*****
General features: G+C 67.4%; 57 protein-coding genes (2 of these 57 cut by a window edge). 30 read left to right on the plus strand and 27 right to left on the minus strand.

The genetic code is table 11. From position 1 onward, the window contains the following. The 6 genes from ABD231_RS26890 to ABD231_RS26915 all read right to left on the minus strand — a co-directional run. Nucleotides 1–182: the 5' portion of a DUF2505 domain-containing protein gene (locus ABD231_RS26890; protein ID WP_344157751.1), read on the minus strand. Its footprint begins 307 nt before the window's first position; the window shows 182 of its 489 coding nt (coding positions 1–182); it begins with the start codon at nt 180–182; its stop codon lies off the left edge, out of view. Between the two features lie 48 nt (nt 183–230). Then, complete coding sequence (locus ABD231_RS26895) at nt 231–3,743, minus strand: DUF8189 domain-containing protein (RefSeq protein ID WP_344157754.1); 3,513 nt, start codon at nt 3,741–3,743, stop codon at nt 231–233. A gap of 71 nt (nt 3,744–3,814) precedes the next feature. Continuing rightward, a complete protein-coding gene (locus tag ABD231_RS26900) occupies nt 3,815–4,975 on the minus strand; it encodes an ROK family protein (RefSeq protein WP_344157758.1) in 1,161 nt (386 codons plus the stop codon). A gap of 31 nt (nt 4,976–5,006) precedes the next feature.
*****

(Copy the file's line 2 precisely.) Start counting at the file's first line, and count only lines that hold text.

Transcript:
The genetic code is table 11. From position 1 onward, the window contains the following. The 6 genes from ABD231_RS26890 to ABD231_RS26915 all read right to left on the minus strand — a co-directional run. Nucleotides 1–182: the 5' portion of a DUF2505 domain-containing protein gene (locus ABD231_RS26890; protein ID WP_344157751.1), read on the minus strand. Its footprint begins 307 nt before the window's first position; the window shows 182 of its 489 coding nt (coding positions 1–182); it begins with the start codon at nt 180–182; its stop codon lies off the left edge, out of view. Between the two features lie 48 nt (nt 183–230). Then, complete coding sequence (locus ABD231_RS26895) at nt 231–3,743, minus strand: DUF8189 domain-containing protein (RefSeq protein ID WP_344157754.1); 3,513 nt, start codon at nt 3,741–3,743, stop codon at nt 231–233. A gap of 71 nt (nt 3,744–3,814) precedes the next feature. Continuing rightward, a complete protein-coding gene (locus tag ABD231_RS26900) occupies nt 3,815–4,975 on the minus strand; it encodes an ROK family protein (RefSeq protein WP_344157758.1) in 1,161 nt (386 codons plus the stop codon). A gap of 31 nt (nt 4,976–5,006) precedes the next feature.